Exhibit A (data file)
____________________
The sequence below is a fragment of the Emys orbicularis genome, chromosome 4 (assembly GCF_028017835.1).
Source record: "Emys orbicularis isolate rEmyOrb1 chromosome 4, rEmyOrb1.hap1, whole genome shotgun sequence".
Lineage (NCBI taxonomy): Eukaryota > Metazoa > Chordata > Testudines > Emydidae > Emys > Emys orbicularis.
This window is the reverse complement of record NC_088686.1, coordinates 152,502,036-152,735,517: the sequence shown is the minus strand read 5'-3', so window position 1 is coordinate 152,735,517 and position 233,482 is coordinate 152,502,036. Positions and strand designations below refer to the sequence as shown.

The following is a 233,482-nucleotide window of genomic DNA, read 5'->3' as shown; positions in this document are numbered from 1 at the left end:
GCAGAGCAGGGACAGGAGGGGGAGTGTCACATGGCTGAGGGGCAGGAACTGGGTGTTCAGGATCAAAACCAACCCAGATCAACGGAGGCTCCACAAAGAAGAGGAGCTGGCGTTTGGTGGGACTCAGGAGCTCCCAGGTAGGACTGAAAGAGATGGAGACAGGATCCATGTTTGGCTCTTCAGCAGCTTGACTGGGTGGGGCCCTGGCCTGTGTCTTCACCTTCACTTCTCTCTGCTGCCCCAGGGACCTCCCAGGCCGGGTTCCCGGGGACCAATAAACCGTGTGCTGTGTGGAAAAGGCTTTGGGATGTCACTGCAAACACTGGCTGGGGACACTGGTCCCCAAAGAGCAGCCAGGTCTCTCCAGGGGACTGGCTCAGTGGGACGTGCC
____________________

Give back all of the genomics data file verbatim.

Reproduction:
The sequence below is a fragment of the Emys orbicularis genome, chromosome 4 (assembly GCF_028017835.1).
Source record: "Emys orbicularis isolate rEmyOrb1 chromosome 4, rEmyOrb1.hap1, whole genome shotgun sequence".
Lineage (NCBI taxonomy): Eukaryota > Metazoa > Chordata > Testudines > Emydidae > Emys > Emys orbicularis.
This window is the reverse complement of record NC_088686.1, coordinates 152,502,036-152,735,517: the sequence shown is the minus strand read 5'-3', so window position 1 is coordinate 152,735,517 and position 233,482 is coordinate 152,502,036. Positions and strand designations below refer to the sequence as shown.

The following is a 233,482-nucleotide window of genomic DNA, read 5'->3' as shown; positions in this document are numbered from 1 at the left end:
GCAGAGCAGGGACAGGAGGGGGAGTGTCACATGGCTGAGGGGCAGGAACTGGGTGTTCAGGATCAAAACCAACCCAGATCAACGGAGGCTCCACAAAGAAGAGGAGCTGGCGTTTGGTGGGACTCAGGAGCTCCCAGGTAGGACTGAAAGAGATGGAGACAGGATCCATGTTTGGCTCTTCAGCAGCTTGACTGGGTGGGGCCCTGGCCTGTGTCTTCACCTTCACTTCTCTCTGCTGCCCCAGGGACCTCCCAGGCCGGGTTCCCGGGGACCAATAAACCGTGTGCTGTGTGGAAAAGGCTTTGGGATGTCACTGCAAACACTGGCTGGGGACACTGGTCCCCAAAGAGCAGCCAGGTCTCTCCAGGGGACTGGCTCAGTGGGACGTGCC